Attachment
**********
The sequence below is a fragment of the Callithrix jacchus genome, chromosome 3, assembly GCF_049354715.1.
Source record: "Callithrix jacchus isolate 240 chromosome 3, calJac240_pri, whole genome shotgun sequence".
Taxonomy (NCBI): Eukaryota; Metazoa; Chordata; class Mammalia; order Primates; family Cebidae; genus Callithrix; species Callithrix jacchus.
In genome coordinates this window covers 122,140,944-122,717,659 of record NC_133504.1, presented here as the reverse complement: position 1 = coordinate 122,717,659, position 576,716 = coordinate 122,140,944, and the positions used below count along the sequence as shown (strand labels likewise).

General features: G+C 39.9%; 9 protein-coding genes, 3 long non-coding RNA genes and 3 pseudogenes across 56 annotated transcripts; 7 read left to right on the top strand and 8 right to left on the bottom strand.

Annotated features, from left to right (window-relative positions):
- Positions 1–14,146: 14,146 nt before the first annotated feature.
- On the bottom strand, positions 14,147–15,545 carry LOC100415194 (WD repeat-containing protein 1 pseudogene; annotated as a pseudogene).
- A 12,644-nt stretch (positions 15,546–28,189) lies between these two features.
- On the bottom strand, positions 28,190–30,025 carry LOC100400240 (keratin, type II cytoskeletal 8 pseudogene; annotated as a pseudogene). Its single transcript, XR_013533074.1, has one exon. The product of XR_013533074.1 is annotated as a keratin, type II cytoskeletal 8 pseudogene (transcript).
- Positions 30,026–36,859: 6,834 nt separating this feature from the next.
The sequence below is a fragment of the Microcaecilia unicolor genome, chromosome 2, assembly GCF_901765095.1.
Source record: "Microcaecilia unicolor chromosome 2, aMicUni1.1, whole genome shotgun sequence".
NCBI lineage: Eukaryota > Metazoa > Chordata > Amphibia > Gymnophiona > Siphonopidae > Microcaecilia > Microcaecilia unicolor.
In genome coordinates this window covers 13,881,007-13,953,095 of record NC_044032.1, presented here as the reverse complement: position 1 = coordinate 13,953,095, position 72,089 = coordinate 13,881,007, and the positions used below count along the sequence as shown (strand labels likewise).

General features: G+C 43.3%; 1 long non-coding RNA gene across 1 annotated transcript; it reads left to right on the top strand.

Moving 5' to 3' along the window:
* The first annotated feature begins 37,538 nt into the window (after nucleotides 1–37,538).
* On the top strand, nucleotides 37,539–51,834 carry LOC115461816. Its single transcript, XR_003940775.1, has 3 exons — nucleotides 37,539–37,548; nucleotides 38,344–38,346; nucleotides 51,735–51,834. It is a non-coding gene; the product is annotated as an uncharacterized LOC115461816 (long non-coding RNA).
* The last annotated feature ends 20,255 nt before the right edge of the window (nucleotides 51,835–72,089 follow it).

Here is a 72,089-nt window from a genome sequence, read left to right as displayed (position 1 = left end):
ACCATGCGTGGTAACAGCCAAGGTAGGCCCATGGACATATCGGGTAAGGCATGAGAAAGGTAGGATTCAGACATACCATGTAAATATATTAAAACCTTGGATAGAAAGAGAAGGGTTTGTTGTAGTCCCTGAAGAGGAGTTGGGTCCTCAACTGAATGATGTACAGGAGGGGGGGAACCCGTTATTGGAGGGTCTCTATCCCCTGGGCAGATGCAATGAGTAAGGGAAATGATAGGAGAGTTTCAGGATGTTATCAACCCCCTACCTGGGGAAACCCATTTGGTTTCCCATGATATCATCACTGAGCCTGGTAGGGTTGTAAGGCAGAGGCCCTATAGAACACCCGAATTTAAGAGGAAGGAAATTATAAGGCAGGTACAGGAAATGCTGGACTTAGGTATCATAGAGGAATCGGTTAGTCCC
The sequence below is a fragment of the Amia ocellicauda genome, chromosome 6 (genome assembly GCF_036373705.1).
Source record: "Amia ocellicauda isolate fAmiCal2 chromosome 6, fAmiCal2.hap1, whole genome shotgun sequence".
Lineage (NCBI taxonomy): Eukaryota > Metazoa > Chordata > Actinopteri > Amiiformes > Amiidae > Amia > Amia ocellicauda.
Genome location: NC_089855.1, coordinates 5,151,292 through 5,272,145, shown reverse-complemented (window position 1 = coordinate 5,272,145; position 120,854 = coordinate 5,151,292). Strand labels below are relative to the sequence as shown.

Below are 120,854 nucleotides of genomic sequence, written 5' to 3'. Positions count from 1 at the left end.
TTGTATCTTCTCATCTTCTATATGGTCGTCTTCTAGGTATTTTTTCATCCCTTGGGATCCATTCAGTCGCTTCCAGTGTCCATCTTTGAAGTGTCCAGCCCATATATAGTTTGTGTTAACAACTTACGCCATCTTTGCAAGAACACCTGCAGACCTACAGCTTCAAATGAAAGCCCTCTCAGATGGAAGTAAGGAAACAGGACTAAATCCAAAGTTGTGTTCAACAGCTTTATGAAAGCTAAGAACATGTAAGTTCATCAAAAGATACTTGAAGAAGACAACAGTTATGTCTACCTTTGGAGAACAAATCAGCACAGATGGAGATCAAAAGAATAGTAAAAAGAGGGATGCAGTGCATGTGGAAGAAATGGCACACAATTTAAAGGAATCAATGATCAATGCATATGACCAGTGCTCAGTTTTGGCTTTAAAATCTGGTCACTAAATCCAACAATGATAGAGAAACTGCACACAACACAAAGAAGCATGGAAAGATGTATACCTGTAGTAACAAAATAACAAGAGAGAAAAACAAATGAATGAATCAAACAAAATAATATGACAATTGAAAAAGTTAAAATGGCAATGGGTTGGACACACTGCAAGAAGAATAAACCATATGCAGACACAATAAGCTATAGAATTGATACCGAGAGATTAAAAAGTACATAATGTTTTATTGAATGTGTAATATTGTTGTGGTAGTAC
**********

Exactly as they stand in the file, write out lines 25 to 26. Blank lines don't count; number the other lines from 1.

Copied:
Lineage (NCBI taxonomy): Eukaryota > Metazoa > Chordata > Actinopteri > Amiiformes > Amiidae > Amia > Amia ocellicauda.
Genome location: NC_089855.1, coordinates 5,151,292 through 5,272,145, shown reverse-complemented (window position 1 = coordinate 5,272,145; position 120,854 = coordinate 5,151,292). Strand labels below are relative to the sequence as shown.